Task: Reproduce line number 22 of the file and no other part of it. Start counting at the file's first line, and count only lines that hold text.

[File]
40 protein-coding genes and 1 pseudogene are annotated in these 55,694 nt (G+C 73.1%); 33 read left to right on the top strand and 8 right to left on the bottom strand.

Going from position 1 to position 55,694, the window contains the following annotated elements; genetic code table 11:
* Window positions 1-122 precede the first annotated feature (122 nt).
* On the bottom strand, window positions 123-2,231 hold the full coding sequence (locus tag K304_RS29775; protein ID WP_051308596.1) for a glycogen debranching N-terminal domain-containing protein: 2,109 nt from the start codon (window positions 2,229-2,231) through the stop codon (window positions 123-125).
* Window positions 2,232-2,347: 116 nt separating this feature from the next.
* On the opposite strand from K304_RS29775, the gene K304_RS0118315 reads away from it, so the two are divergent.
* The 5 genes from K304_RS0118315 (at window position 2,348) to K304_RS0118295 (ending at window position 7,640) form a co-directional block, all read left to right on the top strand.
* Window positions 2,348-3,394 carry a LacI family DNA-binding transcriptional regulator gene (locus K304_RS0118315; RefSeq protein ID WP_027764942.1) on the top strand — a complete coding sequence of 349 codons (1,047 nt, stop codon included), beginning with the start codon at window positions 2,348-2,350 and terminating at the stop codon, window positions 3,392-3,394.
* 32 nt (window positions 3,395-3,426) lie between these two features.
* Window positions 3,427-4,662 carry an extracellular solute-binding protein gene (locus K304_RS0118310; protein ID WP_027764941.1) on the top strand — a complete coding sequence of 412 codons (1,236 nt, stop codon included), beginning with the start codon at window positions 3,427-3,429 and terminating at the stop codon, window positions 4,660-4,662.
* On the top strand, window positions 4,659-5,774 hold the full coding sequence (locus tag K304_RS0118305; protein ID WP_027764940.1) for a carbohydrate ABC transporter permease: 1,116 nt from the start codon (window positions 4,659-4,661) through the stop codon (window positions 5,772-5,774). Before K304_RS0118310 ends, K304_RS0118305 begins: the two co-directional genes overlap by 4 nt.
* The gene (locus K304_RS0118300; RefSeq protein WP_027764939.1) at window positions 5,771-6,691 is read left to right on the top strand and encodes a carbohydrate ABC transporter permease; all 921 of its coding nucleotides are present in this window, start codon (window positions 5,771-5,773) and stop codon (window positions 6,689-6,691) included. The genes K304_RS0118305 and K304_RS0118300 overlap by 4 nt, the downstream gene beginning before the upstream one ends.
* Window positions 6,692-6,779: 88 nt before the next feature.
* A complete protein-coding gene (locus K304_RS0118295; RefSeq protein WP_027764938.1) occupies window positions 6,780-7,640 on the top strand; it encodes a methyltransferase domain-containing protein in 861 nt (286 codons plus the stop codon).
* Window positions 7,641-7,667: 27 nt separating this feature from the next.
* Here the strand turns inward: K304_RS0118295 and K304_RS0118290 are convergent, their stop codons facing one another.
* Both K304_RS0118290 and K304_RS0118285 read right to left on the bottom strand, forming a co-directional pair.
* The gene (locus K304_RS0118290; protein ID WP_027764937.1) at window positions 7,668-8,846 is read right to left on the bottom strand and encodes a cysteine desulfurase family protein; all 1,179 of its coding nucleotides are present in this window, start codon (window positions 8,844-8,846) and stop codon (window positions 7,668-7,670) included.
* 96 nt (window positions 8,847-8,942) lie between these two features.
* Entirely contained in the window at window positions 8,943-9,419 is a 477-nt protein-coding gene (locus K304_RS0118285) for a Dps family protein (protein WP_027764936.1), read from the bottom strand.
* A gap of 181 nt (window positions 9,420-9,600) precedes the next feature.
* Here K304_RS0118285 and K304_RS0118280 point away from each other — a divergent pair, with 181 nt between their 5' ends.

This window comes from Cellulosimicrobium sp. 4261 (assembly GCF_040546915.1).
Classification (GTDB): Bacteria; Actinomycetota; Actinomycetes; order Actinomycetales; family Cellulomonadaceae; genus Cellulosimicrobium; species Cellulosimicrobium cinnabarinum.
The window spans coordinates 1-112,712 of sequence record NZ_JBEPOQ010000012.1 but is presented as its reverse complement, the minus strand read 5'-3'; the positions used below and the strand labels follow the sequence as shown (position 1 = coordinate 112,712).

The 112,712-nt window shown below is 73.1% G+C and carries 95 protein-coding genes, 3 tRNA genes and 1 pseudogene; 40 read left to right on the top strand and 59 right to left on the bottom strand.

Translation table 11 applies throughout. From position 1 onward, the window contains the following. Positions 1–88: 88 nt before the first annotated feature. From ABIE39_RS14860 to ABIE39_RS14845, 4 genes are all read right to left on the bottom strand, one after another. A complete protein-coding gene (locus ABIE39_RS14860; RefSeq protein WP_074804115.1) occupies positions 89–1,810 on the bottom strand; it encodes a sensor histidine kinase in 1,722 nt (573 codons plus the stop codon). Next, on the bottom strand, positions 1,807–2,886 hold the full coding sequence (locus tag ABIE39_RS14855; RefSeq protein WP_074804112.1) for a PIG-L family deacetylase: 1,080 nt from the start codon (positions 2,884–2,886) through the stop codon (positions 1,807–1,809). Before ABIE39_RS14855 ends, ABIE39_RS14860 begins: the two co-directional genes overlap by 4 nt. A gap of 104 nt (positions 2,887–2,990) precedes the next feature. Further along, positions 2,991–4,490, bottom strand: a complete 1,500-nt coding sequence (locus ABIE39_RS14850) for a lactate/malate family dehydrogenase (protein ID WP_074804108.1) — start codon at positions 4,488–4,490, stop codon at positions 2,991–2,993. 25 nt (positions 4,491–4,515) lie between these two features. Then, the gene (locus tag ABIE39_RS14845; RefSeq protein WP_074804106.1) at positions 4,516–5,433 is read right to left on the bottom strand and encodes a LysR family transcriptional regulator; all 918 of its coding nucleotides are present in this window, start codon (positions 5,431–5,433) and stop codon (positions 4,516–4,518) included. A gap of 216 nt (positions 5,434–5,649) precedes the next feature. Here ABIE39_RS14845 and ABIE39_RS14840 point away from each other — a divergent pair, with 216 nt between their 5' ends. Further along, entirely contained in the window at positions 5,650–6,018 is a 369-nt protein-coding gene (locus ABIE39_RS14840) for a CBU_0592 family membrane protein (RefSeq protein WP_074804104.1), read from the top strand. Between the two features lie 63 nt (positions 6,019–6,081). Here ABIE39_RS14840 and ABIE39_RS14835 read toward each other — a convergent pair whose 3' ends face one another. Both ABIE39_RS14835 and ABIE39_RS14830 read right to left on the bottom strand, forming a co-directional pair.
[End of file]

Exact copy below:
* Here K304_RS0118285 and K304_RS0118280 point away from each other — a divergent pair, with 181 nt between their 5' ends.